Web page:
We've come a long way in defying the stereotype that women's aptitude for math and science is inherently inferior to that of men. In fact, in the United States, girls scored evenly with boys on the 2013 Program for International Student Assessment (PISA) test in both math and science. In the classroom, the American Psychological Association reports that girls actually receive higher grades than boys in math and science and have for nearly a century.
In spite of these strides, though, women remain a rarity in science and technology professions. Only 18 percent of computer science degrees go to women, just 11 percent of math professors are women, and almost half of women with engineering degrees never enter the field or leave shortly after doing so. The one exception, however, is the field of statistics, where more than 40 percent of degrees go to women. Read on to find out why data science careers just may be the profession that finally closes the tech-job gender gap.
Defining the Field
The concept of “Big Data” refers to the organization and analysis of information collected by businesses, portable devices, search engines, etc. This analysis offers organizations the business insights requisite to meet customer demand and drive profitability. Big Data spans several disciplines, known as Big Data STEM (Science, Technology, Engineering, and Math) fields, including statistics. However, more and more schools have begun to offer degrees focused exclusively on Big Data, such as Villanova University's online masters in analytics.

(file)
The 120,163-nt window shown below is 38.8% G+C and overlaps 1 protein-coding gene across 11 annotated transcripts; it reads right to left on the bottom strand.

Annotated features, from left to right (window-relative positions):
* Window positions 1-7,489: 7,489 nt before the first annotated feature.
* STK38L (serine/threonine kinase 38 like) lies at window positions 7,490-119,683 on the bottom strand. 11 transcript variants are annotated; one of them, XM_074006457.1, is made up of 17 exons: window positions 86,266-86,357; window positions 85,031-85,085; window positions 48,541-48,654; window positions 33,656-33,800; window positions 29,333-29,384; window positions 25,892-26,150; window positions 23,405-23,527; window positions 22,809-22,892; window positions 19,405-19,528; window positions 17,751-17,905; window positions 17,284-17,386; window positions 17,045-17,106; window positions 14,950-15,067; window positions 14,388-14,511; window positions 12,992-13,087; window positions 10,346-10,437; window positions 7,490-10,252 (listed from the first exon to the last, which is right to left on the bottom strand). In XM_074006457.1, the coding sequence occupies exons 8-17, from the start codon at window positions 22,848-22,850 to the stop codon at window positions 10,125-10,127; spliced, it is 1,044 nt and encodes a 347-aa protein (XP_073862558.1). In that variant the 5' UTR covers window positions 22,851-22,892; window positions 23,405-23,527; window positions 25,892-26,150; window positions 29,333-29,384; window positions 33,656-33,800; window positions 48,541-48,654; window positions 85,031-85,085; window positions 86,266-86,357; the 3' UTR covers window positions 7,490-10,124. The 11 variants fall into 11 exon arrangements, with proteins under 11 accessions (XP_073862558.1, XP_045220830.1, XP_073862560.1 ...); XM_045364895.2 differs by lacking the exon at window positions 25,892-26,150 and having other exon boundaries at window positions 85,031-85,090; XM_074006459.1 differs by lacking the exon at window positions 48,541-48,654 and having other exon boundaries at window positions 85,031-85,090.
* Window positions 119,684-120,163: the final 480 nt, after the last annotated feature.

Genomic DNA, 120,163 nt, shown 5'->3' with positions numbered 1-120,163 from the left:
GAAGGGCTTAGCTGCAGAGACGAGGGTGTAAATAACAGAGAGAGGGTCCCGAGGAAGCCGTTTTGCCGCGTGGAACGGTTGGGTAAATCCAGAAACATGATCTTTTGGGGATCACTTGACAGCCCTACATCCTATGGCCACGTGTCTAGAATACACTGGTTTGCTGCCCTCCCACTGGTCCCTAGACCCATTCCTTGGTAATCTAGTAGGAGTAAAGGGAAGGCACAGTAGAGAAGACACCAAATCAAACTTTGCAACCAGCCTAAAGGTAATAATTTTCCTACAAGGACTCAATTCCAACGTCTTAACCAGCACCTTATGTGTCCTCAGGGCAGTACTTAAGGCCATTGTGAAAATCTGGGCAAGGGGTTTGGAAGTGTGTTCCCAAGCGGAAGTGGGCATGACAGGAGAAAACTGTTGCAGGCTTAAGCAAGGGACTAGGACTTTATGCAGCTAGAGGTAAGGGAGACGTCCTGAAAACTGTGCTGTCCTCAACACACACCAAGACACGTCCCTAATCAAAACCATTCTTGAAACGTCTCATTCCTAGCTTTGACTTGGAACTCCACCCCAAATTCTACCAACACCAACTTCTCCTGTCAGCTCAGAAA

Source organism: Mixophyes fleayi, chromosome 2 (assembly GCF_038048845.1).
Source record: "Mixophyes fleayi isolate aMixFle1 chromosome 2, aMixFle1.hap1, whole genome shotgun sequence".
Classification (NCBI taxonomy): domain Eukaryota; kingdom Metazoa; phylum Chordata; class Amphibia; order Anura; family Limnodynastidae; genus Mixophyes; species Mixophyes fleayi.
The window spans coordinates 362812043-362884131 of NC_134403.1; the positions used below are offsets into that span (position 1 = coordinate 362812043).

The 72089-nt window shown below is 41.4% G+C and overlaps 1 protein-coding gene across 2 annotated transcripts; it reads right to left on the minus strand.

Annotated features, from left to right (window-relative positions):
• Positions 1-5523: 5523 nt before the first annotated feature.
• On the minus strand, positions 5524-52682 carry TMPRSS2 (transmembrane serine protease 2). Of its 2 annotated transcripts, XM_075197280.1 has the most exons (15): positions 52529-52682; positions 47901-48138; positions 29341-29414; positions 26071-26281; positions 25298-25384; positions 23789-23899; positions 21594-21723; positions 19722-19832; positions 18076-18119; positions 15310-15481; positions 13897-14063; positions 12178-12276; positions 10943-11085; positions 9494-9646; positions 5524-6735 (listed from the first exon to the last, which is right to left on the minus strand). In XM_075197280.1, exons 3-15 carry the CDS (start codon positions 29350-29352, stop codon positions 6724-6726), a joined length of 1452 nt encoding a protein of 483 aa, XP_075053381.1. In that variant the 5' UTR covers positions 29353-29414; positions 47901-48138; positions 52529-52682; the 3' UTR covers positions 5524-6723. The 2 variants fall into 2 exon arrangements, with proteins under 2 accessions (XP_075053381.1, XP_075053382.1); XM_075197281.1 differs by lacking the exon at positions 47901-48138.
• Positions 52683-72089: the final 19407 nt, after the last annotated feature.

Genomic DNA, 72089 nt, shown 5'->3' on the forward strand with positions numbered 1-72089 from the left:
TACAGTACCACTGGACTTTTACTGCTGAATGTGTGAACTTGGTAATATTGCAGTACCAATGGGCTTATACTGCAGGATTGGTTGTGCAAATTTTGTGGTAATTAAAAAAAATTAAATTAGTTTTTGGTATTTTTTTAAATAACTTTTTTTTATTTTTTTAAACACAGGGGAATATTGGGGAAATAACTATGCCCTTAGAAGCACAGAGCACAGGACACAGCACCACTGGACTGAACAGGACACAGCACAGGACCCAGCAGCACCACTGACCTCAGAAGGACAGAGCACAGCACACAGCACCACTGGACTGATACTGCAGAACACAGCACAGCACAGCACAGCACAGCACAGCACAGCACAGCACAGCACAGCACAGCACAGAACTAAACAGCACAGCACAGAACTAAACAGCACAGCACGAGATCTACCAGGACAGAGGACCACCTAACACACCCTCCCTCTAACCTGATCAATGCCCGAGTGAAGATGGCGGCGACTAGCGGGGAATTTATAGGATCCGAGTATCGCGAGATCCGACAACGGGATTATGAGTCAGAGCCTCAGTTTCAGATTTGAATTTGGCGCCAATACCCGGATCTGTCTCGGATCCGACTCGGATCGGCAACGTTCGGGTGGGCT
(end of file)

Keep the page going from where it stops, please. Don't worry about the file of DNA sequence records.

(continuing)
The Appeal of Big Data Careers to Women
Also known as data science or business analytics programs, degrees in Big Data seem to have a unique appeal to women. Women seem particularly drawn to the statistical component of Big Data, and some speculate that cultural and environmental factors are responsible. Culturally, research suggests that the more collaborative a science is, the more attractive it is to women, who frequently excel at teamwork and communication.
Additionally, the field of statistics has made a concerted effort to attract female professionals. The profession has created a welcoming environment, fostering a core group of at least 20 percent women so newcomers don't feel like oddities, and grooming female leaders as mentors. Last year, the American Statistical Association (ASA) held its first “Women in Statistics” conference, and women accounted for 40 percent of statistics professors on the tenure track. The ASA is also poised to launch its “This Is Statistics” campaign to market Big Data careers to middle- and high-school girls and people of color.
Analytics: A Pathway to Prominence
Without question, Big Data is the hot tech profession to watch. In the next few years, the field expects it will need about two million new data science professionals to keep up with exponentially growing droves of data. Businesses are desperate for competent data-minded professionals, and that means stellar starting pay and excellent upward mobility.
Clearly, Big Data's career opportunities are ripe, and women seem especially interested. With explosive growth already occurring in the field, Big Data just may be the vehicle that female scientists use to finally establish themselves as a formidable force in the technology professions.
Image via Flickr by Jorge Franganillo
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